Released: 11th November 2022
Seen: 5th February 2023
Katia and Maurice Krafft loved two things in life, each other and volcanos. For years the two of them would travel around the world and visit various volcanos, capturing some of the most visually stunning footage of these natural phenomena possible. They were two of the leading volcanologists on the planet until June 3rd, 1991 when they were caught in a pyroclastic flow on Mount Unzen. For years their footage of lava flows has been used to explain the dangers of volcanos and even appeared in documentaries made by other people but now the very footage that these two volcanologists captured will be used to tell their adorable and strange life story in Fire of Love.
Fire of Love is made entirely out of Katia and Maurice Krafft’s footage and the occasional interview, accompanied by narration by Miranda July, and it slowly tracks their lives from their first date to getting married and a large number of their assorted climbs up active volcanos where they caught some of the most intense footage known to man. Occasionally portions of their personal diaries are used to give some insight into their thought process but for the majority of the film the actual substance comes from the footage that the Krafft’s shot of lava formations and assorted volcanic gasses.
Fire of Love tries to use the love story between Katia and Maurice as a narrative device to string everything together, except there isn’t that much footage to support that story (indeed, Fire of Love bluntly says they can’t even confirm how the two even met) but in a way that’s probably because Katia and Maurice’s love language appeared to just be spending time together around active volcanos, the fact that they worked together so often and shot so much footage of these explosive lava cannons is proof enough of how intense their love story could be… but the problem is that a National Geographic documentary isn’t exactly going to be the best way to tell a human story.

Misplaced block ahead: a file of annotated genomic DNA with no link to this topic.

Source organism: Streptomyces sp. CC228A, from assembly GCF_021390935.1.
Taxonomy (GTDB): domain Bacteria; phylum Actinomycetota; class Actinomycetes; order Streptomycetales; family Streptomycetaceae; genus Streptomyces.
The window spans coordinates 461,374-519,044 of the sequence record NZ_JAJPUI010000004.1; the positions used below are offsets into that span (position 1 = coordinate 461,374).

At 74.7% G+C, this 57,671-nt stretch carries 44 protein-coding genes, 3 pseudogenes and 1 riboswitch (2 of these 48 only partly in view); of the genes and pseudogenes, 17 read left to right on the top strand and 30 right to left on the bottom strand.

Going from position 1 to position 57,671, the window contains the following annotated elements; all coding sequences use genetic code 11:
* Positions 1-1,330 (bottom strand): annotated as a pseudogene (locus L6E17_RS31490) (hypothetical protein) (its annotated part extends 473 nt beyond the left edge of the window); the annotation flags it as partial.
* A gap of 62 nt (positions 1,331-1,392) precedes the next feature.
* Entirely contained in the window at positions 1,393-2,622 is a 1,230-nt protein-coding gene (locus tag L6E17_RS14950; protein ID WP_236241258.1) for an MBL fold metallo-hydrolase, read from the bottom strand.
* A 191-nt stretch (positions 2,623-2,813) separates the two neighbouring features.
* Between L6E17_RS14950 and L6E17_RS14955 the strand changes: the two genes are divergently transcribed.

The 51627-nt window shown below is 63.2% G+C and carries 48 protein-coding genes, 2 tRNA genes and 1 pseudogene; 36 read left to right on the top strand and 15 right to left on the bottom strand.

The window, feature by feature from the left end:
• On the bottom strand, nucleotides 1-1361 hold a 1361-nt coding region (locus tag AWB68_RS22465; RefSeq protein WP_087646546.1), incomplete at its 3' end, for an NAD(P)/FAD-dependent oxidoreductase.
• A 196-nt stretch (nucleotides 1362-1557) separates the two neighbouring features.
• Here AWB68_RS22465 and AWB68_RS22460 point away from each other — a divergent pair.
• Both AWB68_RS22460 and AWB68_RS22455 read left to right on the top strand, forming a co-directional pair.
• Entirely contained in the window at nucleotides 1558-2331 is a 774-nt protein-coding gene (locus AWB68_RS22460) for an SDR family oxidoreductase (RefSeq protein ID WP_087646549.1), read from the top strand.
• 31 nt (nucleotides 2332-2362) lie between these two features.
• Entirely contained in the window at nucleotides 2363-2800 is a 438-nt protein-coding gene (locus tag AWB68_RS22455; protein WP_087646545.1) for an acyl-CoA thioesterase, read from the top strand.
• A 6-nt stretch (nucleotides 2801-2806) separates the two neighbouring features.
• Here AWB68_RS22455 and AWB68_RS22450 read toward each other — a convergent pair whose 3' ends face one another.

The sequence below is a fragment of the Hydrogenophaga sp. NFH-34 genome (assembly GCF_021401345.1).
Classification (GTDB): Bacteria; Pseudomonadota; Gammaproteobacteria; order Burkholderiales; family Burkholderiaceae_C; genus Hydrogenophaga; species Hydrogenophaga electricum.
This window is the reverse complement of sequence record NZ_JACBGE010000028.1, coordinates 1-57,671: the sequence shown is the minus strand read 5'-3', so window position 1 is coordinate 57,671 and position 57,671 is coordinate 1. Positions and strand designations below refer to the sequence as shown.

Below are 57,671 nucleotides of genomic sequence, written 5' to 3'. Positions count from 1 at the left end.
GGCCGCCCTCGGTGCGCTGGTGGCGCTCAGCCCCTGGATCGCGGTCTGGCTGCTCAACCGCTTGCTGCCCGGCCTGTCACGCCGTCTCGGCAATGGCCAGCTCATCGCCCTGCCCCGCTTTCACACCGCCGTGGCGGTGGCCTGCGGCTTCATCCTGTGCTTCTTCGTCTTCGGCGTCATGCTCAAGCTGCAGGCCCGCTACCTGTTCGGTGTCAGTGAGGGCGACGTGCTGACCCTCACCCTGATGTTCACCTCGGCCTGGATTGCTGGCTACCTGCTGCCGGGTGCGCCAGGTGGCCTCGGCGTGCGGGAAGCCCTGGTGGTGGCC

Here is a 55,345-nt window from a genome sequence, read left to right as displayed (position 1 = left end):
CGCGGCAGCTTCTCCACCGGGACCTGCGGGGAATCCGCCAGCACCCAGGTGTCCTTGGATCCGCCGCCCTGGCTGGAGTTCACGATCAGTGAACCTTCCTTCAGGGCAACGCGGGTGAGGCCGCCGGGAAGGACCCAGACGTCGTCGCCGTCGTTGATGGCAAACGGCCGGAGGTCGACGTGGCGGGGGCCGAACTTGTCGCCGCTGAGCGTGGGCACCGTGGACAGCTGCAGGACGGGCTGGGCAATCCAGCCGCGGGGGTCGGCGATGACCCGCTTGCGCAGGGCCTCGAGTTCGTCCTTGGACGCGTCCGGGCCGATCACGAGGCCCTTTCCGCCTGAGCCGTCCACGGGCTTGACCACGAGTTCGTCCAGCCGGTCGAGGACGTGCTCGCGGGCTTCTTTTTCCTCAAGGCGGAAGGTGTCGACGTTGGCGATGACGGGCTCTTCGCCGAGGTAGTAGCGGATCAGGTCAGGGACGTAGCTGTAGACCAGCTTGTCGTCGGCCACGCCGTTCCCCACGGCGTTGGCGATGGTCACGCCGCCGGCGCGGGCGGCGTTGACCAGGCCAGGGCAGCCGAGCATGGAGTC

Where Fire of Love shines is when we just get to see the footage that the Kraffts shot together and see the beauty that they fell in love with, the glorious shots of the lava flow of the explosive reds that’re so big they fill the frame. These shots would be almost impossible to get now with digital footage and a full crew but these two got it with cameras from the 70s and a tiny crew that might include a friend who they dragged along and it’s stunning. It’s all presented in the original aspect ratio, nothing’s been updated for widescreen so this is just the pure footage that the Kraffts captured and it’s stunning to behold.
The more time that the audience spends looking at the volcano footage, the more Fire of Love ends up working because it does what one expects from a National Geographic documentary… the problem comes in when the narrator pops up and tries to pull us into this romance story that’s honestly just not that interesting. It’s certainly sweet that these two people found each other and shared this strange hobby but other than inferring things there’s nothing actually interesting here. They love each other and went looking at volcanos, that’s the entirety of the love story that Fire of Love hangs its hat on and it’s just not compelling.
Once you get past the gorgeous visuals (again, huge thanks to the Kraffts for capturing all this gorgeous footage at great personal risk), there’s really not much here. The story of the documentary isn’t exactly groundbreaking and at most, you will learn the names Katia and Maurice Krafft but that’s about it really. It’s trying to attach an emotional throughline on a bunch of lava footage that just never fully works, at least not as well as they clearly want it to.
Fire of Love is not a bad documentary, indeed it’s rather fascinating if you want to see a lot of footage of volcanos but it just kind of baffles me that this is one of the Oscar nominees this year when there have been so many more fascinating and powerful documentaries out in the last year (Pez Outlaw, Our Father, Diamond Hands) that could’ve had this spot. It’s certainly got something to it, a visual style that’s going to delight a fair few people but it just never really rises much above “Quite nice”.